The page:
Box Jellyfish

December 7, 2019 Uncategorized

A great article from National Geographic:
https://www.nationalgeographic.com/animals/invertebrates/group/box-jellyfish/

About Box Jellyfish

The infamous box jellyfish developed its frighteningly powerful venom to instantly stun or kill prey, like fish and shrimp, so their struggle to escape wouldn’t damage its delicate tentacles.

Venom

Their venom is considered to be among the most deadly in the world, containing toxins that attack the heart, nervous system, and skin cells. It is so overpoweringly painful, human victims have been known to go into shock and drown or die of heart failure before even reaching shore. Survivors can experience considerable pain for weeks and often have significant scarring where the tentacles made contact.

Range and Appearance

Box jellies, also called sea wasps and marine stingers, live primarily in coastal waters off Northern Australia and throughout the Indo-Pacific. They are pale blue and transparent in color and get their name from the cube-like shape of their bell.

Tentacles

Up to 15 tentacles grow from each corner of the bell and can reach 10 feet in length. Each tentacle has about 5,000 stinging cells, which are triggered not by touch but by the presence of a chemical on the outer layer of its prey.

Highly-Advanced Adaptations

Box jellies are highly advanced among jellyfish. They have developed the ability to move rather than just drift, jetting at up to four knots through the water. They also have eyes grouped in clusters of six on the four sides of their bell. Each cluster includes a pair of eyes with a sophisticated lens, retina, iris and cornea, although without a central nervous system, scientists aren’t sure how they process what they see.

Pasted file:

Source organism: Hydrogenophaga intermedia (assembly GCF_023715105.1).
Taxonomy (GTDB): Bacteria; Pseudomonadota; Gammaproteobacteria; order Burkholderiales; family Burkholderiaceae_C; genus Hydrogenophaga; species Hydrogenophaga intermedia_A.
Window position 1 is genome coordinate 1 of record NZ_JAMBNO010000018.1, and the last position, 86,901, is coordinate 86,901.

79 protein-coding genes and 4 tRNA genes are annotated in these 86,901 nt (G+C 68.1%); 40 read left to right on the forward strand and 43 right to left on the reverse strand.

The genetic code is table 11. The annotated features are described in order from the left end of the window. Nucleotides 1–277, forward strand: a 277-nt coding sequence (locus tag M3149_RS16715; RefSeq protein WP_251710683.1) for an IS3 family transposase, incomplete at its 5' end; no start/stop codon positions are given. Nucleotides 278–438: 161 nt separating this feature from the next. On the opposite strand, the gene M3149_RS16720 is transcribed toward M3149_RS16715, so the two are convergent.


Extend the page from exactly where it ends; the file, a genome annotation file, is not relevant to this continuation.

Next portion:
Blue-Bottles what exactly are they?

BLUE-BOTTLES:
The Portuguese man o’ war (Blue Bottle) is composed of three types of medusoids (gonophores, siphosomal nectophores, and vestigial siphosomal nectophores) and four types of polypoids (free gastrozooids, gastrozooids with tentacles, gonozooids, and gonopalpons), grouped into cormidia beneath the pneumatophore, a sail shaped structure filled with gas.The pneumatophore should probably not be considered a polyp, as it develops from the planula, unlike the other polyps. This sail is bilaterally symmetrical, with the tentacles at one end. It is translucent, and is tinged blue, purple, pink, or mauve. It may be 9 to 30 cm (3.5 to 11.8 in) long and may extend as much as 15 cm (5.9 in) above the water. The sail is equipped with a siphon. In the event of a surface attack, the sail can be deflated, allowing the organism to briefly submerge.

The other three polyp types are known as dactylozooid (defense), gonozooid (reproduction), and gastrozooid (feeding). These polyps are clustered. The dactylzooids make up the tentacles that are typically 10 m (33 ft) in length, but can reach over 30 m (98 ft). The long tentacles “fish” continuously through the water, and each tentacle bears stinging, venom-filled nematocysts (coiled, thread-like structures), which sting and kill adult or larval squids and fishes. Large groups of Portuguese man o’ war, sometimes over 1,000 individuals, may deplete fisheries. Contractile cells in each tentacle drag the prey into range of the digestive polyps, the gastrozooids, which surround and digest the food by secreting enzymes that break down proteins, carbohydrates, and fats, while the gonozooids are responsible for reproduction.